It’s hard going. Within minutes, we slow our pace to a brisk walk, mindful of Ben’s short stride and tender age. He’s trying his best, his hair sweaty beneath his winter hat, his cheeks rosy with exertion. Gradually, the floor of the woods, cushioned with pine needles, gives way to barren land, until the last of the trees are behind us and our boots are smacking on the hard compact surface of mountain rock. The sun reflects off the unbroken miles of gently undulating granite, its glare as blinding as it is intense.

We take another break perched on the edge of a steep drop. The same cabled ladder we’d used to ascend days ago hangs down the face. It’s a heart-stopping, strength-debilitating descent, and Sissy wants to make sure we’re fully rested before climbing down. We sit on the hard surface, our legs splayed in front of us, leaning back on our bags. A brutal wind gusts across the domes, whistling between ravines.

Sissy digs into her backpack, takes out a pair of binoculars. From where we are, we have a near-panoramic view. She surveys the land sprawled beneath us, rumpled like a blanket. On our left, the thin silver thread of the Nede River glistens under the bright sun. Sissy points the binoculars east. If she’s hoping to see something on the horizon, anything that might hint of the Promised Land, she’s not saying.

“Can I get a look?” Epap asks.

Sissy ignores him, scans to her left.

“How much farther?” Ben asks.

Epap answers. “I’d say we’re halfway. So another four hours or so to reach the cabin. Hey Sissy, give me a go on those binoculars will you?”

But it’s as if she doesn’t hear him. She’s completely engrossed: her index finger maneuvers the focus wheel, rotating it back and forth in smaller and smaller gradations. Arched over the binoculars, frown lines deepen across her forehead. Her back suddenly stiffens.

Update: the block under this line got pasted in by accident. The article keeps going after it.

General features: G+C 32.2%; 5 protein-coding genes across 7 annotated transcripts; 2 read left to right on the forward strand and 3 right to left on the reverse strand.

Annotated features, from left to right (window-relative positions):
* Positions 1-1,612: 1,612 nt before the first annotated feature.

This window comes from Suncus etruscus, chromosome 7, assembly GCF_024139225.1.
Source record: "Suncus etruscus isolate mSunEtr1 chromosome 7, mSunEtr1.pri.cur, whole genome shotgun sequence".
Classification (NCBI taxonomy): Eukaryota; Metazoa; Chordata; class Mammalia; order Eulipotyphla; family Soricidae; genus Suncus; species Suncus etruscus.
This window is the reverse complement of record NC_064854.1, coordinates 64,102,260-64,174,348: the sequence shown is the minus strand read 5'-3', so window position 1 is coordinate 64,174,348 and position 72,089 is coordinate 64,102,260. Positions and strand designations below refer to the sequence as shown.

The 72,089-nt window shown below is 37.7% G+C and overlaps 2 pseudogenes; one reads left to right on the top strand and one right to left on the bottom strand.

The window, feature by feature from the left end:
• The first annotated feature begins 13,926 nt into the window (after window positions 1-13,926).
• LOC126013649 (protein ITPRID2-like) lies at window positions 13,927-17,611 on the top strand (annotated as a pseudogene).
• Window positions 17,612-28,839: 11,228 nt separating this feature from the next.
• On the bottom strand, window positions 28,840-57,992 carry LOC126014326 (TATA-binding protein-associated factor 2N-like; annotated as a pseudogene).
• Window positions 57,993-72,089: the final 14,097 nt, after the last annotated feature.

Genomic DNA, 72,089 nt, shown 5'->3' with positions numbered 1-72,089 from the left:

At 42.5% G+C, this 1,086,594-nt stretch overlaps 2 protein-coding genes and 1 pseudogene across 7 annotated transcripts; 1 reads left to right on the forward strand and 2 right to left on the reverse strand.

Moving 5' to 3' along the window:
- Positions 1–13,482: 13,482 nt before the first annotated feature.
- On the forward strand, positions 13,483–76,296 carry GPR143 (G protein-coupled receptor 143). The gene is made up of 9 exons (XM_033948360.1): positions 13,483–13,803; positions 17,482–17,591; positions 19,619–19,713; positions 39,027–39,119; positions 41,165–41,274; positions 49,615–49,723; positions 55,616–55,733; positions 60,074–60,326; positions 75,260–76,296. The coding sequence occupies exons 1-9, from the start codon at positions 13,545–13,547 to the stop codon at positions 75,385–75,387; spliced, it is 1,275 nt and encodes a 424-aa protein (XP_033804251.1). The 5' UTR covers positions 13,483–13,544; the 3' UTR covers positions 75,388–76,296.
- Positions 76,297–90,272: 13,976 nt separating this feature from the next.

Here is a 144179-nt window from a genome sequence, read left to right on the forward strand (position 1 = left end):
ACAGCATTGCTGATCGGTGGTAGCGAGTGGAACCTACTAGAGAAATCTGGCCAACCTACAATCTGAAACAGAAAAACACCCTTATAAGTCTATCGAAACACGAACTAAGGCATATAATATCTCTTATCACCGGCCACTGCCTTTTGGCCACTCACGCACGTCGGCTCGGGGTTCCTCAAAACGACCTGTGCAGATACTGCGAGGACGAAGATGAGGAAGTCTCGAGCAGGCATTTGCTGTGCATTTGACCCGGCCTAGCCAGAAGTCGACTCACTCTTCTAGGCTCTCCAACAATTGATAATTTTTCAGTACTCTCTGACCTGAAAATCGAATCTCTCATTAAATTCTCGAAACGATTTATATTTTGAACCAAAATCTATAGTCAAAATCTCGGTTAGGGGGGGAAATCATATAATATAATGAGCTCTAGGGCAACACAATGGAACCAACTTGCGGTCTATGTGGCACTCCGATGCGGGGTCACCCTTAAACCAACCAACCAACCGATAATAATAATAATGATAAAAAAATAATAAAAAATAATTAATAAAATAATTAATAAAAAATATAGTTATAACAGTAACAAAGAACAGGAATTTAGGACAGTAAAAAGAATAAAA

“Is everything okay?” I say.

Her mouth falls open, wide as the two circular binocular lenses. She pulls the binoculars away, gazes out with naked eyes. There’s alarm, bewilderment in them.

She stands up. We all stand with her. I think perhaps she’s seen a group of elders coming down the mountain. But the binoculars were pointing away from the mountain, at the land far below us.

“No way,” she utters. The wind whips away her voice, shredding it into a frightened whisper.

Epap takes the binoculars from her hands. He doesn’t see anything at first. But then his eyebrows fling up his forehead like kites gusted into the sky. He jolts backward, almost dropping the binoculars.

“What is it?” David says. He’s gazing out in the same direction.

Epap shakes his head as if to clear it. “I don’t know … it can’t be.”

“What is it?”

“It’s just my mind playing tricks, it’s—”

“Boats,” Sissy says. “Floating down the river.”

I snatch the binoculars out of Epap’s hands. It takes a few seconds to locate the river, and even then all I see is the glisten of water. The river is a thin curling strip filled with bright, sun-reflected orbs, very disorienting, and I begin to think that perhaps Epap and Sissy are imagining things not there.